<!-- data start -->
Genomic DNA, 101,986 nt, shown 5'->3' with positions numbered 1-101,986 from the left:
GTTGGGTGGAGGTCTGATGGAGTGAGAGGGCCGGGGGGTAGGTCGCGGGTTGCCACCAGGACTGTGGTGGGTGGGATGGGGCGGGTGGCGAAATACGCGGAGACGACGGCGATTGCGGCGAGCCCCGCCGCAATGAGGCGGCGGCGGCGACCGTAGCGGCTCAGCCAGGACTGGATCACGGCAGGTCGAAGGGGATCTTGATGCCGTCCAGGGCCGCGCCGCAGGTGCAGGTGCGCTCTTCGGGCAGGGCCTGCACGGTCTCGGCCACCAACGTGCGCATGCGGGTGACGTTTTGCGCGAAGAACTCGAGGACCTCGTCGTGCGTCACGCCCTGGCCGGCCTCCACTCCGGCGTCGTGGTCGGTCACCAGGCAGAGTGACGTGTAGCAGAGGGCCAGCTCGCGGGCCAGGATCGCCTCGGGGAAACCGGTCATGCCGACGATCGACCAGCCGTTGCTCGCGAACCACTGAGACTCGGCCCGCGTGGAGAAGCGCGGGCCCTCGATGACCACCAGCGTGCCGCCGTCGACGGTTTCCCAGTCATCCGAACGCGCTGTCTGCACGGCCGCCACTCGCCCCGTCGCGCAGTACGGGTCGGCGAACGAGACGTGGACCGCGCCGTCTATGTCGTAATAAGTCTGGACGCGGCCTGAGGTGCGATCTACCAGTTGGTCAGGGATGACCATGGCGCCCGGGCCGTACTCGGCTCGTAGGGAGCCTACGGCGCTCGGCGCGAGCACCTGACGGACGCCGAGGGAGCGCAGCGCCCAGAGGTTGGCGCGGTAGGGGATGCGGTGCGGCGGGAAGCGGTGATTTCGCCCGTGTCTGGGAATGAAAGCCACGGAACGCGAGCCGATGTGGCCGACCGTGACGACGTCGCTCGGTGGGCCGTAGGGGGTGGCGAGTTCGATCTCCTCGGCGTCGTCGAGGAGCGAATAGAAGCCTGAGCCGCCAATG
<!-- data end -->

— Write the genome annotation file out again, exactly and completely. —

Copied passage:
Genomic DNA, 101,986 nt, shown 5'->3' with positions numbered 1-101,986 from the left:
GTTGGGTGGAGGTCTGATGGAGTGAGAGGGCCGGGGGGTAGGTCGCGGGTTGCCACCAGGACTGTGGTGGGTGGGATGGGGCGGGTGGCGAAATACGCGGAGACGACGGCGATTGCGGCGAGCCCCGCCGCAATGAGGCGGCGGCGGCGACCGTAGCGGCTCAGCCAGGACTGGATCACGGCAGGTCGAAGGGGATCTTGATGCCGTCCAGGGCCGCGCCGCAGGTGCAGGTGCGCTCTTCGGGCAGGGCCTGCACGGTCTCGGCCACCAACGTGCGCATGCGGGTGACGTTTTGCGCGAAGAACTCGAGGACCTCGTCGTGCGTCACGCCCTGGCCGGCCTCCACTCCGGCGTCGTGGTCGGTCACCAGGCAGAGTGACGTGTAGCAGAGGGCCAGCTCGCGGGCCAGGATCGCCTCGGGGAAACCGGTCATGCCGACGATCGACCAGCCGTTGCTCGCGAACCACTGAGACTCGGCCCGCGTGGAGAAGCGCGGGCCCTCGATGACCACCAGCGTGCCGCCGTCGACGGTTTCCCAGTCATCCGAACGCGCTGTCTGCACGGCCGCCACTCGCCCCGTCGCGCAGTACGGGTCGGCGAACGAGACGTGGACCGCGCCGTCTATGTCGTAATAAGTCTGGACGCGGCCTGAGGTGCGATCTACCAGTTGGTCAGGGATGACCATGGCGCCCGGGCCGTACTCGGCTCGTAGGGAGCCTACGGCGCTCGGCGCGAGCACCTGACGGACGCCGAGGGAGCGCAGCGCCCAGAGGTTGGCGCGGTAGGGGATGCGGTGCGGCGGGAAGCGGTGATTTCGCCCGTGTCTGGGAATGAAAGCCACGGAACGCGAGCCGATGTGGCCGACCGTGACGACGTCGCTCGGTGGGCCGTAGGGGGTGGCGAGTTCGATCTCCTCGGCGTCGTCGAGGAGCGAATAGAAGCCTGAGCCGCCAATG